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Shawn Tinghao Wang
University of California, San Diego
  1.  24
    Response-Dependence in Moral Responsibility: A Granularity Challenge.Shawn Tinghao Wang - forthcoming - American Philosophical Quarterly.
    According to the response-dependence view of moral responsibility, a person is morally responsible just in case, and in virtue of the fact that, she is an appropriate target for reactive attitudes. This paper raises a new puzzle regarding response-dependence: there is a mismatch between the granularity of the reactive attitudes and of responsibility facts. Whereas the reactive attitudes are comparatively coarse-grained, responsibility facts can be quite fine-grained. This poses a challenge for response-dependence, which seeks to ground facts about responsibility in (...)
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  2.  88
    Shame and the Scope of Moral Accountability.Shawn Tinghao Wang - 2021 - Philosophical Quarterly 71 (3):544-564.
    It is widely agreed that reactive attitudes play a central role in our practices concerned with holding people responsible. However, it remains controversial which emotional attitudes count as reactive attitudes such that they are eligible for this central role. Specifically, though theorists near universally agree that guilt is a reactive attitude, they are much more hesitant on whether to also include shame. This paper presents novel arguments for the view that shame is a reactive attitude. The arguments also support the (...)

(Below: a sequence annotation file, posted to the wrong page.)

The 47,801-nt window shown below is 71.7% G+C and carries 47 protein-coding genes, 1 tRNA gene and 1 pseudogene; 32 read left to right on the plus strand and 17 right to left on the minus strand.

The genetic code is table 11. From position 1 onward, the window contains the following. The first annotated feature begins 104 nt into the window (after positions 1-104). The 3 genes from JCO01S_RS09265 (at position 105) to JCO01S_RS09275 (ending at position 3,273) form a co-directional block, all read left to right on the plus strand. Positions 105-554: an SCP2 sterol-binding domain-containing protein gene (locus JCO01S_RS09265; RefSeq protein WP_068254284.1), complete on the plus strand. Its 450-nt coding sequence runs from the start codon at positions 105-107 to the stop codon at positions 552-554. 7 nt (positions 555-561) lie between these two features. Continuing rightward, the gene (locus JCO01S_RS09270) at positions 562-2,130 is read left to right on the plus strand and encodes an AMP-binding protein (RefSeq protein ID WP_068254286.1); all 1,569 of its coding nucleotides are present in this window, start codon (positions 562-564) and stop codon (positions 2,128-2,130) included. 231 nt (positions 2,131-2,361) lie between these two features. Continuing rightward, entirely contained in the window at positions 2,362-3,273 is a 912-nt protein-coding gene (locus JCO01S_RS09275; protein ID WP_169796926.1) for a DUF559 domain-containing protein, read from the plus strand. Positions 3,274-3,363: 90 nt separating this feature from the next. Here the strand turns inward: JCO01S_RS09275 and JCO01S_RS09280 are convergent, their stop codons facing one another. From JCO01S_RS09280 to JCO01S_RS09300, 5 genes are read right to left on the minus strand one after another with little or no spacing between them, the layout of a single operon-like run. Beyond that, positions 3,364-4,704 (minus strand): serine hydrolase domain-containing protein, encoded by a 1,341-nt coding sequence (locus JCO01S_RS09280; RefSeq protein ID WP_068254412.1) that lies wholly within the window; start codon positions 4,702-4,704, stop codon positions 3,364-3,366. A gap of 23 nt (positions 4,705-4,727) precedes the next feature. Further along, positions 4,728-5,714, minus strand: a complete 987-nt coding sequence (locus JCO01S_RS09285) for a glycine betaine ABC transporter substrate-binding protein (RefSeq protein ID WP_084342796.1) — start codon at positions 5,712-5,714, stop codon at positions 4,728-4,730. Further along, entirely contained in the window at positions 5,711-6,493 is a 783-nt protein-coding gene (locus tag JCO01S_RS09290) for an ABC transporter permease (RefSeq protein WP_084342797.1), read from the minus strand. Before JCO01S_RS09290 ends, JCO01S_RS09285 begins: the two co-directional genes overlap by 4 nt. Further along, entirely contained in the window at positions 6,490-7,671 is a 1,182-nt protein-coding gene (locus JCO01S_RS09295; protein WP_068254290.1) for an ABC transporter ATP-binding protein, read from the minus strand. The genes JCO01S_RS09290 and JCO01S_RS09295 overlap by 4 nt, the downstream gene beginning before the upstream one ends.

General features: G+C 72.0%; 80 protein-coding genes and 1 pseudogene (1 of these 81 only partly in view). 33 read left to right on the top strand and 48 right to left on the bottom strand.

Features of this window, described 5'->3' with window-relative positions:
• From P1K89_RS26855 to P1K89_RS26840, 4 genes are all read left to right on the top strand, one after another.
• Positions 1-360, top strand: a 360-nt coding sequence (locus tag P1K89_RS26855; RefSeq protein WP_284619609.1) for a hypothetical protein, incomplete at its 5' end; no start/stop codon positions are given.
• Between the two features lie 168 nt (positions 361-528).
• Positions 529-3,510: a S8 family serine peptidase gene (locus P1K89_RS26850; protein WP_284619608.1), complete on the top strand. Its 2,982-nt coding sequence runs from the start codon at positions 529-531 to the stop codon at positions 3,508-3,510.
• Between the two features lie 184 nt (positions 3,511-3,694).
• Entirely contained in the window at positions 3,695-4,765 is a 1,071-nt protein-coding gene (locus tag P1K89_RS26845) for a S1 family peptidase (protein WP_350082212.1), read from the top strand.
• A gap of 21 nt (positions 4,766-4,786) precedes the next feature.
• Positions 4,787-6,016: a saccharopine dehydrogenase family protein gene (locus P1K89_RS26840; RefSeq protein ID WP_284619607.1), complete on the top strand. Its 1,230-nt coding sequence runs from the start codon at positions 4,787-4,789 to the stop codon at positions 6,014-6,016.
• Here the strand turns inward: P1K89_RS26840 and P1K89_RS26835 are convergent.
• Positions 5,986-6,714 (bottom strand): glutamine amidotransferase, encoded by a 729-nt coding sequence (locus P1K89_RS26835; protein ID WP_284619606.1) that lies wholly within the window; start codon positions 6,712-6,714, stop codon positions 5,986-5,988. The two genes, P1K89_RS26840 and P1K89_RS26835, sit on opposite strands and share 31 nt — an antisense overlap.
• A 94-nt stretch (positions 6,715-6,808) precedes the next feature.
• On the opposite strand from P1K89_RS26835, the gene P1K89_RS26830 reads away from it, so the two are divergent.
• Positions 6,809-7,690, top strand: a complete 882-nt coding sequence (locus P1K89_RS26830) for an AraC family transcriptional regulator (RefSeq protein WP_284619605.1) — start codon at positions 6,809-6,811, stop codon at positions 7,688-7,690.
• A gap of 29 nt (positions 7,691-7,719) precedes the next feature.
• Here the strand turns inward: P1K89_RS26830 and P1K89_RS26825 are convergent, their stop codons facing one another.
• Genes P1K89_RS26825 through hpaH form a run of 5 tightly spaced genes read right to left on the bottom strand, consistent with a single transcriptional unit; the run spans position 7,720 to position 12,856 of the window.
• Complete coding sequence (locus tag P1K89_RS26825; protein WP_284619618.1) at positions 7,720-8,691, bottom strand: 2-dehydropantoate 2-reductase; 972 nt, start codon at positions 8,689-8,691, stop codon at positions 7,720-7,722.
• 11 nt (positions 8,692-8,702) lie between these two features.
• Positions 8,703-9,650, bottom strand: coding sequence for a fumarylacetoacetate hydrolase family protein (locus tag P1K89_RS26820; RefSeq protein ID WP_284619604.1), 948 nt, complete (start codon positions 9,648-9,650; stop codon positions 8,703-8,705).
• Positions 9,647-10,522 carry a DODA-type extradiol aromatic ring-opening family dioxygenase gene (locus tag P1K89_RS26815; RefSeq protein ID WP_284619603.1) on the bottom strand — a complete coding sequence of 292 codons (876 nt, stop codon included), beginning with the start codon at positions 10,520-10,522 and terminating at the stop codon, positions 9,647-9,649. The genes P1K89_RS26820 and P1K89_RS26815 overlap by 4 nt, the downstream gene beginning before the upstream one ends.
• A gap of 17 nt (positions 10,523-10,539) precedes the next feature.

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  3.  30
    The Communication Argument and the Pluralist Challenge.Shawn Tinghao Wang - forthcoming - Canadian Journal of Philosophy.
    Various theorists have endorsed the “communication argument”: communicative capacities are necessary for morally responsible agency because blame aims at a distinctive kind of moral communication. I contend that existing versions of the argument, including those defended by Gary Watson and Coleen Macnamara, face a “pluralist challenge”: they do not seem to sit well with the plausible view that blame has multiple aims. I then examine three possible rejoinders to the challenge, suggesting that a context-specific function-based approach constitutes the most promising (...)
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